This year for the first time the Downy Woodpeckers started visiting the window!! Not one but I have identified three different individuals coming to my window (how do I know three?? One female was banded by me, another female is bandless and there is a bandless male coming around)!!
As you probably expected, these Downy Woodpeckers have also learned how to crack open their seeds from their “birding” piers!! I can’t help but visualizing that these birds had to sit in a class room (taught by the ovenbird) on “how to crack open a seed in Tom’s window”!! So, learning is something done by not only humans but by birds also! I would love to hear how others have noticed birds learning!!
I decided to split up my 2006 Nature Checklist into 5 different categories; Butterflies & Skippers, Amphibians, Reptiles, Mammals and Birds! The birds are the next family of critters which I will be reporting on my findings here in 2006 in Western New York State. Since the list has 159 birds listed and so large, I decided to break it down to the 69 non-passerines and 90 passerines.
This has been such a fun year with the birds, I have NO idea where start and decided to leave everything up to the numerous pictures that I have taken! But, I would like to thank all of my volunteers and banding assistants who helped make this another successful year at the banding station.
Here is my list of non-passerines which I have listed in taxonomic order by common name (I would be happy to send you their Latin name for any species in question):
|1. Canada Goose||36. Red-shouldered Hawk|
|2. Tundra Swan||37. Broad-winged Hawk|
|3. Woodduck||38. Red-tailed Hawk|
|4. Gadwall||39. Rough-legged Hawk|
|5. American Wigeon||40. American Kestrel|
|6. American Black Duck||41. Merlin|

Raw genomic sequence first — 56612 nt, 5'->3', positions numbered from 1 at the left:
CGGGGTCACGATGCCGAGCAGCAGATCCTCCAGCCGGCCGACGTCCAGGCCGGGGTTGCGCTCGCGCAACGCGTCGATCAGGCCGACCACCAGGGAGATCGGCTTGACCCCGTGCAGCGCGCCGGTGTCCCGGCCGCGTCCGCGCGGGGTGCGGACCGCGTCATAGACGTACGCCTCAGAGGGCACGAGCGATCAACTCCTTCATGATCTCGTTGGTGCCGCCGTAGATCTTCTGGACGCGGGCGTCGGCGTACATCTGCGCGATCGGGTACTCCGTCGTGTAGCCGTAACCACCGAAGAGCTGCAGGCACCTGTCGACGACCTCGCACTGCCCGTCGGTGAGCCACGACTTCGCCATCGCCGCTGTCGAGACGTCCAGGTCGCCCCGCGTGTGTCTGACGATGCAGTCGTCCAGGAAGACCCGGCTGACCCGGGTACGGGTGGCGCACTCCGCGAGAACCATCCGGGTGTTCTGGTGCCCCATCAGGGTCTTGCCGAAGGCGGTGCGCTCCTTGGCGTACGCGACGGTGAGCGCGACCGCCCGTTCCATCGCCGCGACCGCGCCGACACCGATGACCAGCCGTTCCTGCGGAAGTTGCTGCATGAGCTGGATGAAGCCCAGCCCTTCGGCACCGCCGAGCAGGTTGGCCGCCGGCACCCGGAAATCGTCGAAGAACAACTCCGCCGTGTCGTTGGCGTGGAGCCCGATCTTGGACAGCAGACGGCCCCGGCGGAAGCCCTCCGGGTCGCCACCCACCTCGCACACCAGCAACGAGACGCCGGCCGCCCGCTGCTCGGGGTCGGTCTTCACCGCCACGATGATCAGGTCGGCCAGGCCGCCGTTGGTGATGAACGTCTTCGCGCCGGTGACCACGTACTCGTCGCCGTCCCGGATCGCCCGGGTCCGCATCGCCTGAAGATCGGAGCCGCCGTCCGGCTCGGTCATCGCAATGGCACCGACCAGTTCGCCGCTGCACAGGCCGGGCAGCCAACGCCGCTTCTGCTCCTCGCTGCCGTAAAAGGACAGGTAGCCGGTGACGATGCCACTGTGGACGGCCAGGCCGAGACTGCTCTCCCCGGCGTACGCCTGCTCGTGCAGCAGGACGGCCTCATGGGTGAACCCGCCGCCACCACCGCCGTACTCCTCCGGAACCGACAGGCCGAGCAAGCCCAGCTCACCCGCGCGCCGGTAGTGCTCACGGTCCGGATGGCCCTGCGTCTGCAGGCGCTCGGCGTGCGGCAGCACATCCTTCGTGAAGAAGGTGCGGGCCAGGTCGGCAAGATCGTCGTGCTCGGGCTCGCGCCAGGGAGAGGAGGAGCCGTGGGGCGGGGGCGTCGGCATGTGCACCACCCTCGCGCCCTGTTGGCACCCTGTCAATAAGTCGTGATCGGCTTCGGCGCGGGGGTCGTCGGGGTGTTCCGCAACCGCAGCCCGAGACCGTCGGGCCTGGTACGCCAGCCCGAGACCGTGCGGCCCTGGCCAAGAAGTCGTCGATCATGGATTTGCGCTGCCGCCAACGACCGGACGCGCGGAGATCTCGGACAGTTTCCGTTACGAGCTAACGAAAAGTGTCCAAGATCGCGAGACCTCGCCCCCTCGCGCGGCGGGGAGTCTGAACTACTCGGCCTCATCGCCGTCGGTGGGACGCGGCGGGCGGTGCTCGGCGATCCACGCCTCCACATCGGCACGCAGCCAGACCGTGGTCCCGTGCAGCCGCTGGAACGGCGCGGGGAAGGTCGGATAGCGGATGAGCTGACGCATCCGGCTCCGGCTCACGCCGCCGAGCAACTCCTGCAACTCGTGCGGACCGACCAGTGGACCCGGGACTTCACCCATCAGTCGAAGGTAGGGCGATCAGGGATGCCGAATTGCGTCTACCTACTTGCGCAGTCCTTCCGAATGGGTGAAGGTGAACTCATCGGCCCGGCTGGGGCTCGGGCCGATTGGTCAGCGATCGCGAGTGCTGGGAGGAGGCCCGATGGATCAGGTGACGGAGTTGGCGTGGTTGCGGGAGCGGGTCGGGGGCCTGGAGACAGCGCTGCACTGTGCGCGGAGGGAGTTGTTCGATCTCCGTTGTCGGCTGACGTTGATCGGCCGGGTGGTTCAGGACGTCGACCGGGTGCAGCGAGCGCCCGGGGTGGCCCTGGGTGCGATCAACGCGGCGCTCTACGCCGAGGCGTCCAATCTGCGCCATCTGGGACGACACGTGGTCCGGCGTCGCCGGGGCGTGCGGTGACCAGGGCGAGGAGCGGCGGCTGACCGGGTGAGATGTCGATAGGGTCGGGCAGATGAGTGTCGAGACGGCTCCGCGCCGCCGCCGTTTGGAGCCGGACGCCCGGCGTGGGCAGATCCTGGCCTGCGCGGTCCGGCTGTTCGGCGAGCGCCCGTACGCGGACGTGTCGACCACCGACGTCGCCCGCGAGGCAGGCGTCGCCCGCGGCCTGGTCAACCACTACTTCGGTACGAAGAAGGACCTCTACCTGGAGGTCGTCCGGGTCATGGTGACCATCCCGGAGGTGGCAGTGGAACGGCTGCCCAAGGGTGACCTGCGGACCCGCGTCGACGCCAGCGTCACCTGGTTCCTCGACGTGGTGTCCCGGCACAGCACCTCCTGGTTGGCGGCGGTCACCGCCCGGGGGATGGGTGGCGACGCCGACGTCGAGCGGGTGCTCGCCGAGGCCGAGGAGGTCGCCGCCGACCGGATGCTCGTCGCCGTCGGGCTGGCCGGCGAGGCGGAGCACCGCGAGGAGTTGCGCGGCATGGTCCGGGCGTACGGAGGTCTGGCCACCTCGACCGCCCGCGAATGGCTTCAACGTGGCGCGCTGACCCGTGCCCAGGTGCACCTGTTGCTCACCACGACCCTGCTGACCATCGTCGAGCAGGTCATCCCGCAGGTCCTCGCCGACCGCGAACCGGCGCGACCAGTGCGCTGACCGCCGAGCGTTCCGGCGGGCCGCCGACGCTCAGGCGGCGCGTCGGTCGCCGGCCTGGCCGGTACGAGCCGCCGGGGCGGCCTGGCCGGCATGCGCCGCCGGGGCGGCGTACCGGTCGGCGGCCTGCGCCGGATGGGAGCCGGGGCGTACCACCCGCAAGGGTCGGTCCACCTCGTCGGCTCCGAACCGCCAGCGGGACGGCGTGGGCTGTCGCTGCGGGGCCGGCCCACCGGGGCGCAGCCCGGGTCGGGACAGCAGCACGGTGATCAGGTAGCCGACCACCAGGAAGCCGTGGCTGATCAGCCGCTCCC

|7. Mallard||42. Peregrine Falcon|
|8. Blue-winged Teal||43. American Coot|
|9. Northern Shoveler||44. Killdeer|
|10. Northern Pintail||45. Greater Yellowlegs|
|11. Green-winged Teal||46. Spotted Sandpiper|
|12. Ring-necked Duck||47. Wilson’s Snipe|
|13. Lesser Scaup||48. American Woodcock|
|14. Long-tailed Duck||49. Bonaparte’s Gull|
|15. Bufflehead||50. Ring-billed Gull|
|16. Common Goldeneye||51. Herring Gull|
|17. Hooded Merganser||52. Great Black-backed Gull|
|18. Common Merganser||53. Rock Pigeon|
|19. Red-breasted Merganser||54. Mourning Dove|
|20. Ring-necked Pheasant||55. Black-billed Cuckoo|
|21. Ruffed Grouse||56. Yellow-billed Cuckoo|
|22. Wild Turkey||57. Eastern Screech Owl|
|23. Common Loon||58. Great Horned Owl|
|24. Pied-billed Grebe||59. Barred Owl|
|25. Horned Grebe||60. Northern Saw-whet Owl|
|26. Red-necked Grebe||61. Chimney Swift|
|27. Double-creasted Cormorant||62. Ruby-throated Hummingbird|
|28. Great Blue Heron||63. Belted Kingfisher|
|29. Green Heron||64. Red-bellied Woodpecker|
|30. Turkey Vulture||65. Yellow-bellied Sapsucker|
|31. Osprey||66. Downy Woodpecker|
|32. Bald Eagle||67. Hairy Woodpecker|
|33. Sharp-shinned Hawk||68. Northern Flicker|
|34. Cooper’s Hawk||69. Pileated Woodpecker|
|35. Northern Goshawk|
Here is my list of passerines which I have listed in taxonomic order by common name (I would be happy to send you their Latin name for any species in question):
|70. Eastern Wood-pewee||115. Magnolia Warbler|
|71. Acadian Flycatcher||116. Black-throated Blue Warbler|
|72. Alder Flycatcher||117. Yellow-rumped Warbler|
|73. Willow Flycatcher||118. Blackthroated Green Warbler|
|74. Least Flycatcher||119. Blackburnian Warbler|
|75. Eastern Phoebe||120. Yellow-throated Warbler|
|76. Great Crested Flycatcher||121. Pine Warbler|
|77. Eastern Kingbird||122. Prairie Warbler|
|78. Northern Shrike||123. Palm Warbler|
|79. Blue-headed Vireo||124. Blackpoll Warbler|
|80. Red-eyed Vireo||125. Cerulean Warbler|
|81. Blue Jay||126. Black-and-white Warbler|
|82. American Crow||127. American Redstart|
|83. Common Raven||128. Ovenbird|
|84. Horned Lark||129. Northern Waterthrush|
|85. Tree Swallow||130. Mourning Warbler|
|86. Northern Rough-winged Swallow||131. Common Yellowthroat|
|87. Cliff Swallow||132. Hooded Warbler|
|88. Barn Swallow||133. Canada Warbler|
|89. Black-capped Chickadee||134. Scarlet Tanager|
|90. Tufted Titmouse||135. Eastern Towhee|
|91. Red-breasted Nuthatch||136. American Tree Sparrow|
|92. White-breasted Nuthatch||137. Chipping Sparrow|
|93. Brown Creeper||138. Field Sparrow|
|94. Carolina Wren||139. Fox Sparrow|
|95. House Wren||140. Song Sparrow|
|96. Winter Wren||141. Swamp Sparrow|
|97. Golden-crowned Kinglet||142. White-throated Sparrow|
|98. Ruby-crowned Kinglet||143. White-crowned Sparrow|
|99. Blue-gray Gnatcatcher||144. Dark-eyed Junco|
|100. Eastern Bluebird||145. Northern Cardianl|
|101. Veery||146. Rose-breasted Grosbeak|